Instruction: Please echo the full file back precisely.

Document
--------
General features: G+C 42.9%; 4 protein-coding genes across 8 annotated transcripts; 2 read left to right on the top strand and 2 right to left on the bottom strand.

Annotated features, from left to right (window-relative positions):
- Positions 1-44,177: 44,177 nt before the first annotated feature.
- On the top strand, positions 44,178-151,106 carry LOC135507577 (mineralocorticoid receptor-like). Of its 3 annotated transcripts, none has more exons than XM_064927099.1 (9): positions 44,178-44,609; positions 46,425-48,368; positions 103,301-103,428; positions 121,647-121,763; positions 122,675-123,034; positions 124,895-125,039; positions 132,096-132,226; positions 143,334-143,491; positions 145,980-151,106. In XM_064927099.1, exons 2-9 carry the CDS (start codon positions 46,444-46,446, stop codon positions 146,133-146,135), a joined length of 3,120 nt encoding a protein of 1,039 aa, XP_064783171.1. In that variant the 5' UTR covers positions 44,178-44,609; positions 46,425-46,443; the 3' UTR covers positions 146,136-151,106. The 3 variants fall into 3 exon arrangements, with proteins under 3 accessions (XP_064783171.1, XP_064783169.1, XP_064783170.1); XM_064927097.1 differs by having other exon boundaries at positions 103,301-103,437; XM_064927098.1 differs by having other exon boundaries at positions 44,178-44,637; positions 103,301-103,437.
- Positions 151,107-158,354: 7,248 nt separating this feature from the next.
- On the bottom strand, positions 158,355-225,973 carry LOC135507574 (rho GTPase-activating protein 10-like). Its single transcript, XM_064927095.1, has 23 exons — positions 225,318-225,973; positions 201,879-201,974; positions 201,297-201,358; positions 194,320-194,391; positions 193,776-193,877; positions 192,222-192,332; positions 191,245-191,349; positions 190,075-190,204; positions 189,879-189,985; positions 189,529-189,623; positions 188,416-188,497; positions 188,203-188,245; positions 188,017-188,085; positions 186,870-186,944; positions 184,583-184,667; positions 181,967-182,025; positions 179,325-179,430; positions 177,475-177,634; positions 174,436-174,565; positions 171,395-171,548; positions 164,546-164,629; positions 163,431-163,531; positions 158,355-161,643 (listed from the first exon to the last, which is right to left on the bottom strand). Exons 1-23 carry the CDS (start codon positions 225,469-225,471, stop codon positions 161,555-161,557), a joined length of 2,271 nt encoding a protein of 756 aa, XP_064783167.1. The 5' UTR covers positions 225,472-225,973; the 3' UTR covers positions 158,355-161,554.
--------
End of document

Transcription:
General features: G+C 42.9%; 4 protein-coding genes across 8 annotated transcripts; 2 read left to right on the top strand and 2 right to left on the bottom strand.

Annotated features, from left to right (window-relative positions):
- Positions 1-44,177: 44,177 nt before the first annotated feature.
- On the top strand, positions 44,178-151,106 carry LOC135507577 (mineralocorticoid receptor-like). Of its 3 annotated transcripts, none has more exons than XM_064927099.1 (9): positions 44,178-44,609; positions 46,425-48,368; positions 103,301-103,428; positions 121,647-121,763; positions 122,675-123,034; positions 124,895-125,039; positions 132,096-132,226; positions 143,334-143,491; positions 145,980-151,106. In XM_064927099.1, exons 2-9 carry the CDS (start codon positions 46,444-46,446, stop codon positions 146,133-146,135), a joined length of 3,120 nt encoding a protein of 1,039 aa, XP_064783171.1. In that variant the 5' UTR covers positions 44,178-44,609; positions 46,425-46,443; the 3' UTR covers positions 146,136-151,106. The 3 variants fall into 3 exon arrangements, with proteins under 3 accessions (XP_064783171.1, XP_064783169.1, XP_064783170.1); XM_064927097.1 differs by having other exon boundaries at positions 103,301-103,437; XM_064927098.1 differs by having other exon boundaries at positions 44,178-44,637; positions 103,301-103,437.
- Positions 151,107-158,354: 7,248 nt separating this feature from the next.
- On the bottom strand, positions 158,355-225,973 carry LOC135507574 (rho GTPase-activating protein 10-like). Its single transcript, XM_064927095.1, has 23 exons — positions 225,318-225,973; positions 201,879-201,974; positions 201,297-201,358; positions 194,320-194,391; positions 193,776-193,877; positions 192,222-192,332; positions 191,245-191,349; positions 190,075-190,204; positions 189,879-189,985; positions 189,529-189,623; positions 188,416-188,497; positions 188,203-188,245; positions 188,017-188,085; positions 186,870-186,944; positions 184,583-184,667; positions 181,967-182,025; positions 179,325-179,430; positions 177,475-177,634; positions 174,436-174,565; positions 171,395-171,548; positions 164,546-164,629; positions 163,431-163,531; positions 158,355-161,643 (listed from the first exon to the last, which is right to left on the bottom strand). Exons 1-23 carry the CDS (start codon positions 225,469-225,471, stop codon positions 161,555-161,557), a joined length of 2,271 nt encoding a protein of 756 aa, XP_064783167.1. The 5' UTR covers positions 225,472-225,973; the 3' UTR covers positions 158,355-161,554.